The Project Blog

Let’s take it apart

Brook Crompton Motor Repair

March4

R8ZZ BearingThe bearing for the motor on the E2M1.5 vacuum pump came recently and I took a few minutes to put it on. Since it was missing when I bought the pump, I also fabricated a new cover for the cooling fan.

The bad bearing at the front of the motor was marked 7R8Z. I don’t know what the 7 signifies, but a standard R8 bearing matched the dimensions. The R8 bearing has a bore diameter of 1/2″, an outer diameter of 1-1/8″, and a width of 5/16″. I was somewhat perplexed that a British-built all-metric pump would have a British-built motor with parts made in imperial dimensions. Go figure.

Sadly, I forgot to take photos as I disassembled the motor. It is a relatively simple process. At the fan end of the motor, there were two screws that held the entire motor assembly to the mounting plate attached to the pump. The rear bearing of the motor sat snugly in the rear cover, so I used a thin bladed screwdriver to persuade the cover off. I did this with the motor still attached to the pump. The better method would have been to take the motor off of the pump first. I would have then been able to tap the shaft from the pump end and drop the whole armature and end cover out.

Nonetheless, I got the armature free of the end plates and proceeded to work out how to get the front bearing off of its shaft. I gather this is one of the parts that either should never need replacement or requires some special tool to remove. The parts diagram showed no explosion of the motor indicating just how I was to remove the drive shaft that appeared to be attached to the motor. In the photo below, you can see the slotted drive shaft and the smaller motor shaft.

Brook Crompton Motor 01

I thought maybe the drive shaft screwed onto the motor shaft. No amount of torque would budge it. It’s not threaded. I eventually pulled out the propane torch and heated the drive shaft to a dull glow, clamped the cooling fins of the armature in a bench vise and used a punch to drive the shaft off from the back side. It did burr up the edge a bit, but because it won’t be running against any seals, it should be fine. I might have been able to get the shaft off without heating it. Mileage may vary.

Brook Crompton Motor 02

Once the drive shaft was off, the bearing came off rather easily. The new one went back on just as easily after a little 600 grit sandpaper to take off some small burrs on the shaft where I drove the drive shaft off. There is a clip on the motor’s shaft to position the bearing in the right place.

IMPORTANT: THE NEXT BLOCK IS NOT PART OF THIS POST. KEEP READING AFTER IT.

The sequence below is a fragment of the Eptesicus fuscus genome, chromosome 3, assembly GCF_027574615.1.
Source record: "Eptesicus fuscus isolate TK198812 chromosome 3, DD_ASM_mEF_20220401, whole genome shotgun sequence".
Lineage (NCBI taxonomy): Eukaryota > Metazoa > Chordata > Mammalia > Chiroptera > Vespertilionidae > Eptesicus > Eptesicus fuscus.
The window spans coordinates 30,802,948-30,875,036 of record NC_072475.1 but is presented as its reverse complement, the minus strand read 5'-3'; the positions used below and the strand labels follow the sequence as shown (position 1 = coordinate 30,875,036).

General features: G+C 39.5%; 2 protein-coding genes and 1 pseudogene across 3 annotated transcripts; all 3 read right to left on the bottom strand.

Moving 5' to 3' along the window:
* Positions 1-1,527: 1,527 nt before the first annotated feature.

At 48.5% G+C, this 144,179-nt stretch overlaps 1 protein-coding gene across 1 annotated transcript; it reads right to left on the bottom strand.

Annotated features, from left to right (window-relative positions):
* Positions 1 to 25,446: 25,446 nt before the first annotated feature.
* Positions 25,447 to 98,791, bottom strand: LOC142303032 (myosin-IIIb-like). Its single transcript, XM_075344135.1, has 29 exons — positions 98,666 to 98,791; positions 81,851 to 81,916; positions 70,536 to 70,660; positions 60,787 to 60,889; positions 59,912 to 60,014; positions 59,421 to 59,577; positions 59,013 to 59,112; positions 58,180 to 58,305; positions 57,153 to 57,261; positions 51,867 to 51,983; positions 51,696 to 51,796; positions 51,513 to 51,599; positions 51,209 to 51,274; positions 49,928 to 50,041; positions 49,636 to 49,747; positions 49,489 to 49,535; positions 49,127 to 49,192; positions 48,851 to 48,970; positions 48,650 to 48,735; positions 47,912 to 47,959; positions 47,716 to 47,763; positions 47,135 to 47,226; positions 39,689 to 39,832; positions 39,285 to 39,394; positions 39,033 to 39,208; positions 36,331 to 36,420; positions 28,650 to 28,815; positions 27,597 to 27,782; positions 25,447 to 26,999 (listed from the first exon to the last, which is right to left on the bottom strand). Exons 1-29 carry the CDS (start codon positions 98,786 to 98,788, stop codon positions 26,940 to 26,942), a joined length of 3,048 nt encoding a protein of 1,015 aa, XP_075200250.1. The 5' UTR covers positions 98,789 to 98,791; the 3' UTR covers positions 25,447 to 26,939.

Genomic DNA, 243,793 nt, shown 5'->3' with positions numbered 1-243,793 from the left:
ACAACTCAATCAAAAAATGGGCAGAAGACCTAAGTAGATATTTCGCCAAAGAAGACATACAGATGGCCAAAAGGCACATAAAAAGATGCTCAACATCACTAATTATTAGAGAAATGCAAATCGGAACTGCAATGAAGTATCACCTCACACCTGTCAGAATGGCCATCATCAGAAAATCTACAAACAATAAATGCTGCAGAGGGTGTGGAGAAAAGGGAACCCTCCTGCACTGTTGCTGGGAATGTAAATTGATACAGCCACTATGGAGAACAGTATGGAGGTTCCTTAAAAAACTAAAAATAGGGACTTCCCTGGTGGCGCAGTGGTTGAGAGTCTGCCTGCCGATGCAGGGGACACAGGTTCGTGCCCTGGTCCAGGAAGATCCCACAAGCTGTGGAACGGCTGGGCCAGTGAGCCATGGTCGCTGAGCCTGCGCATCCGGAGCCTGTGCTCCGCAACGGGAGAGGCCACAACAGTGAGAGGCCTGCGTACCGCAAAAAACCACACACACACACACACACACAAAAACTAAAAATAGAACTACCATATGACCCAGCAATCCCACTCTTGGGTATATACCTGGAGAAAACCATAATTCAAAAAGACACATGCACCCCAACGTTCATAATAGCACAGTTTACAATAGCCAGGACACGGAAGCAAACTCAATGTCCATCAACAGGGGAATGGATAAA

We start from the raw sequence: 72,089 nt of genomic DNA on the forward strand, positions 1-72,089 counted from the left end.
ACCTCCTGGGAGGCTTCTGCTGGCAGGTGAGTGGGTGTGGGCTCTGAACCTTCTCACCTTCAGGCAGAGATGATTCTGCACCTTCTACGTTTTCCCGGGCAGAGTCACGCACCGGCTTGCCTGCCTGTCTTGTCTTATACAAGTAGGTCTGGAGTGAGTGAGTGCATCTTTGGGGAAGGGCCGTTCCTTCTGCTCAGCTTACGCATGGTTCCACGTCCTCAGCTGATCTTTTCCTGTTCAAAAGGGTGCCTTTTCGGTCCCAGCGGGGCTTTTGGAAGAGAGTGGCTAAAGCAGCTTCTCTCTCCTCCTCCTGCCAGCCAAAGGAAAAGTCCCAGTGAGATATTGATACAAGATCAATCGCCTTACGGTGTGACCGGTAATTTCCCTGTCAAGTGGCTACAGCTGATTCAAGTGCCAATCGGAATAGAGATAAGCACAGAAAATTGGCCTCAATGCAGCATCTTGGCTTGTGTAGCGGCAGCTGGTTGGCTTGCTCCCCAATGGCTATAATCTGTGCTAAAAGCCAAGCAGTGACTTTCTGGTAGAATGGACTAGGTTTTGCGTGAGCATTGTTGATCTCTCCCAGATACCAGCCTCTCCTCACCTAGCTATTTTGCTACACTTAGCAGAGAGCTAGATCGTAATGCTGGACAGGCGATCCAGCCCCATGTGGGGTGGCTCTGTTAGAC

To get the drive shaft back on the motor shaft, I tapped it gently a few times with a plastic faced hammer. I then took a bar clamp and put the fixed against the fan end of the motor shaft and used the screw end to gently push the drive shaft onto the motor shaft.

Brook Crompton Motor 01

After getting it on about halfway, I ran the motor and being very careful to not let it get against the sealing portion of the shaft, I used some 220 grit sandpaper to clean up the edge I burred up driving the drive shaft off. I then used some 600 and a Scotch-Brite pad to polish the entire drive shaft. At this point, I bolted the motor onto the pump chassis. Because I need to be able to get at the end of the drive shaft, I removed the actual pump assembly,

Brook Crompton Motor 03

Because the drive shaft is not fully seated on the motor shaft, it was peeking through too far into the pump. This is exactly the way I wanted it.

Brook Crompton Motor 04

If you recall, the plastic drive coupler between the motor and pump rotors had sheared off partially because the gap between the drive shaft and rotors was too large. In order to get this just right, I wanted to position the drive shaft in situ using the new coupler as a gauge.

I went ahead and pushed the drive shaft flush with the clamp and then used a socket to push it into the hole.

Brook Crompton Motor 05

I pushed a little and checked the coupler. I repeated this about twice before I was happy and then reassembled the pump, filled it with oil and before putting the fan back onto the motor, I chucked the shaft of the motor into a cordless drill and ran the pump slowly to get everything lubricated. I then installed the fan and the cover I’d fabricated earlier.

Brook Crompton Motor 05

The shroud is a 4″ PVC cap with 3 holes drilled into it that match the 3 holes on the motor where the original shroud mounted. I did enlarge and tap the holes in the motor to accommodate the 1/4″x20 cap screws I used. The cap, by the way, is not a Schedule 40 fitting – it is actually sized for use with drainage pipe. The two are sized differently, so watch out for that. You can’t see it in this photo, but I drilled several evenly spaced holes around the center of the fitting for the air inlet. The blades of the fan sling the air outward from the center and the shroud directs it down the side of the motor housing.

On to Part 4: Post-Rebuild Run

posted under Equipment, RepairIt
One Comment to

“Brook Crompton Motor Repair”

  1. On May 27th, 2017 at 4:38 am brookcromptonmotors Says:

    Very Nice Blog
    Thanks for sharing such a good knowledge.

Email will not be published

Website example

Your Comment: